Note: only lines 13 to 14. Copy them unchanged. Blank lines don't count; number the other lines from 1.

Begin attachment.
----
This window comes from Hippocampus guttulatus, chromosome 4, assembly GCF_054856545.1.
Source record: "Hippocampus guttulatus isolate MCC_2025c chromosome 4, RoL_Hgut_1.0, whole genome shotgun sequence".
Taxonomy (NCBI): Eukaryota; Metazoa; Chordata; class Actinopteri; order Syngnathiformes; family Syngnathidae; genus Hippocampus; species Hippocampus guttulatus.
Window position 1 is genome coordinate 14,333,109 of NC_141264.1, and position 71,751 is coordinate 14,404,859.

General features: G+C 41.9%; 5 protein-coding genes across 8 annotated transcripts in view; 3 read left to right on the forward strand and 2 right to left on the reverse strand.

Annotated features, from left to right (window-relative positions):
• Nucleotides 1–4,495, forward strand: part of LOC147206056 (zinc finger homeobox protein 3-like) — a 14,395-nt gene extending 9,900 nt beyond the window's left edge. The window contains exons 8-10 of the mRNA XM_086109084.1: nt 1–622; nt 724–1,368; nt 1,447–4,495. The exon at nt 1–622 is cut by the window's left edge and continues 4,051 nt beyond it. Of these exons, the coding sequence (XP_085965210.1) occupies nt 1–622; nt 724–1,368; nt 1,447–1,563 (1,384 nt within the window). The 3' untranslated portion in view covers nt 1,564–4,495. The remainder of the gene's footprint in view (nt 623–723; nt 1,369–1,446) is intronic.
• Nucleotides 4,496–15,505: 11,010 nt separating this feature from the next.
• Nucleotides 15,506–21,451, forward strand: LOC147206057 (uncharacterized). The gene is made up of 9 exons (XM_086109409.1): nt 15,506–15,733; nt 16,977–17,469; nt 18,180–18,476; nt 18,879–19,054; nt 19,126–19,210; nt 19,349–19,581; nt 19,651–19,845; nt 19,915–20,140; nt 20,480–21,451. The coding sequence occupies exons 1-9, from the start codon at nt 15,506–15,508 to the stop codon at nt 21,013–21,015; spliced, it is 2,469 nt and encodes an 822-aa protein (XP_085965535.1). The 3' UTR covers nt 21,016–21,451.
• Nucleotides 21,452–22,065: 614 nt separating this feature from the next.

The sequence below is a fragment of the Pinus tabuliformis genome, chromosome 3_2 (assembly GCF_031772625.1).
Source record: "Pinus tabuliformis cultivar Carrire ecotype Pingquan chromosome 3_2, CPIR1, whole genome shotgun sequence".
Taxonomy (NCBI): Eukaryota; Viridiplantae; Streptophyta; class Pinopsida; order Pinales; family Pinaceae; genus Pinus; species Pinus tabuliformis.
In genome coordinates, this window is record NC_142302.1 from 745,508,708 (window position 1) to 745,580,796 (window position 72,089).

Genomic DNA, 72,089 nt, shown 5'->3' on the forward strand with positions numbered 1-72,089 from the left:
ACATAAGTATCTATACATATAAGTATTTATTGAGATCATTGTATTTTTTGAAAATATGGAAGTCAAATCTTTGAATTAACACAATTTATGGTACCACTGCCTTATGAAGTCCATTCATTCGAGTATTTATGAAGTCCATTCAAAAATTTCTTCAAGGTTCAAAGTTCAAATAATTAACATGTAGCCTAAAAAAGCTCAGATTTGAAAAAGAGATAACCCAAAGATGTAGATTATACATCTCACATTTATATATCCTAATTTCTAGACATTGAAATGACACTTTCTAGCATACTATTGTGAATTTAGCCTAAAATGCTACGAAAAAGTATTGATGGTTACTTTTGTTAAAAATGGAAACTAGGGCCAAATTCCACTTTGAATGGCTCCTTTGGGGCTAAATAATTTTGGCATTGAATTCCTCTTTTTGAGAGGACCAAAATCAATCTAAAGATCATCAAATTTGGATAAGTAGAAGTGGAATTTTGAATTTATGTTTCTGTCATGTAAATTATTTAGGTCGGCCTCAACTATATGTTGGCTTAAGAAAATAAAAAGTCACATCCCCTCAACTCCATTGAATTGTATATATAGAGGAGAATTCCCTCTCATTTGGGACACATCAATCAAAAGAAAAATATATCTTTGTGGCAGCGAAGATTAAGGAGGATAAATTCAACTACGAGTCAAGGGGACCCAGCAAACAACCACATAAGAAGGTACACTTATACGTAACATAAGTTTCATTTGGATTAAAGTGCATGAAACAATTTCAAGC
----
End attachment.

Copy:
Taxonomy (NCBI): Eukaryota; Viridiplantae; Streptophyta; class Pinopsida; order Pinales; family Pinaceae; genus Pinus; species Pinus tabuliformis.
In genome coordinates, this window is record NC_142302.1 from 745,508,708 (window position 1) to 745,580,796 (window position 72,089).